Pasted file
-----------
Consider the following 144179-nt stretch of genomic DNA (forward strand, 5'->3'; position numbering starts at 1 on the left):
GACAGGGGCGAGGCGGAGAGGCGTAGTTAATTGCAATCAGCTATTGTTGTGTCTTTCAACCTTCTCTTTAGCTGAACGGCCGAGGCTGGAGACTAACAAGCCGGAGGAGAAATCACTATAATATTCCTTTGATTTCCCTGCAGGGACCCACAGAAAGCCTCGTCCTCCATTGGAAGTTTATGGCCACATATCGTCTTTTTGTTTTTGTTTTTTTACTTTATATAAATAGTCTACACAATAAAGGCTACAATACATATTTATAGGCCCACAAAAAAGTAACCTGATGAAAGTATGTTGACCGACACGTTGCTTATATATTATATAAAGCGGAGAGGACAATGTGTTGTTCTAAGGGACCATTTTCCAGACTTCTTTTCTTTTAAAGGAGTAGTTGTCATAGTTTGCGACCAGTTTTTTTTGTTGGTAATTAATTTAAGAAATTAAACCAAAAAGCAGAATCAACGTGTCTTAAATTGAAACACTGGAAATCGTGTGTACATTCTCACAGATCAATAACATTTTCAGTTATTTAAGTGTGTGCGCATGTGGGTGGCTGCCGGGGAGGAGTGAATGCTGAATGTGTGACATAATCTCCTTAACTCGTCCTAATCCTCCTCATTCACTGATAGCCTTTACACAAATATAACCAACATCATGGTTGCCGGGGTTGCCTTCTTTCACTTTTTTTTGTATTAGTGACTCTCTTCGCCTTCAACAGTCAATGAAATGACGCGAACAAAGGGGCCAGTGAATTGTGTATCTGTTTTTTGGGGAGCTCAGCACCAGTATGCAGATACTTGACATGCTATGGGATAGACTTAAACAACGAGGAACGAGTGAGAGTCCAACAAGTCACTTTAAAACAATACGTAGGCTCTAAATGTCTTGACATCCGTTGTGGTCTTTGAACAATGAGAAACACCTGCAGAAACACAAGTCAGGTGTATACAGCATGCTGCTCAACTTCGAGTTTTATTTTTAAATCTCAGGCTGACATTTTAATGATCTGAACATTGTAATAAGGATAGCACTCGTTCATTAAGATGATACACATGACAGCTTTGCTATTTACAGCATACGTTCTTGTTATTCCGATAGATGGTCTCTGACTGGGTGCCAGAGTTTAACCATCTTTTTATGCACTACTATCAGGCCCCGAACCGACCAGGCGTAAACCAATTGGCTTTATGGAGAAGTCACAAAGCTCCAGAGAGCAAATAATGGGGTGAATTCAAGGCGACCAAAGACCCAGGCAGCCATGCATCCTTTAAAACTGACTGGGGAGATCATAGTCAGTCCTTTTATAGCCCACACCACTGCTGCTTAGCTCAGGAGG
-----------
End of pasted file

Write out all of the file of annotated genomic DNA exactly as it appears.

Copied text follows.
Consider the following 144179-nt stretch of genomic DNA (forward strand, 5'->3'; position numbering starts at 1 on the left):
GACAGGGGCGAGGCGGAGAGGCGTAGTTAATTGCAATCAGCTATTGTTGTGTCTTTCAACCTTCTCTTTAGCTGAACGGCCGAGGCTGGAGACTAACAAGCCGGAGGAGAAATCACTATAATATTCCTTTGATTTCCCTGCAGGGACCCACAGAAAGCCTCGTCCTCCATTGGAAGTTTATGGCCACATATCGTCTTTTTGTTTTTGTTTTTTTACTTTATATAAATAGTCTACACAATAAAGGCTACAATACATATTTATAGGCCCACAAAAAAGTAACCTGATGAAAGTATGTTGACCGACACGTTGCTTATATATTATATAAAGCGGAGAGGACAATGTGTTGTTCTAAGGGACCATTTTCCAGACTTCTTTTCTTTTAAAGGAGTAGTTGTCATAGTTTGCGACCAGTTTTTTTTGTTGGTAATTAATTTAAGAAATTAAACCAAAAAGCAGAATCAACGTGTCTTAAATTGAAACACTGGAAATCGTGTGTACATTCTCACAGATCAATAACATTTTCAGTTATTTAAGTGTGTGCGCATGTGGGTGGCTGCCGGGGAGGAGTGAATGCTGAATGTGTGACATAATCTCCTTAACTCGTCCTAATCCTCCTCATTCACTGATAGCCTTTACACAAATATAACCAACATCATGGTTGCCGGGGTTGCCTTCTTTCACTTTTTTTTGTATTAGTGACTCTCTTCGCCTTCAACAGTCAATGAAATGACGCGAACAAAGGGGCCAGTGAATTGTGTATCTGTTTTTTGGGGAGCTCAGCACCAGTATGCAGATACTTGACATGCTATGGGATAGACTTAAACAACGAGGAACGAGTGAGAGTCCAACAAGTCACTTTAAAACAATACGTAGGCTCTAAATGTCTTGACATCCGTTGTGGTCTTTGAACAATGAGAAACACCTGCAGAAACACAAGTCAGGTGTATACAGCATGCTGCTCAACTTCGAGTTTTATTTTTAAATCTCAGGCTGACATTTTAATGATCTGAACATTGTAATAAGGATAGCACTCGTTCATTAAGATGATACACATGACAGCTTTGCTATTTACAGCATACGTTCTTGTTATTCCGATAGATGGTCTCTGACTGGGTGCCAGAGTTTAACCATCTTTTTATGCACTACTATCAGGCCCCGAACCGACCAGGCGTAAACCAATTGGCTTTATGGAGAAGTCACAAAGCTCCAGAGAGCAAATAATGGGGTGAATTCAAGGCGACCAAAGACCCAGGCAGCCATGCATCCTTTAAAACTGACTGGGGAGATCATAGTCAGTCCTTTTATAGCCCACACCACTGCTGCTTAGCTCAGGAGG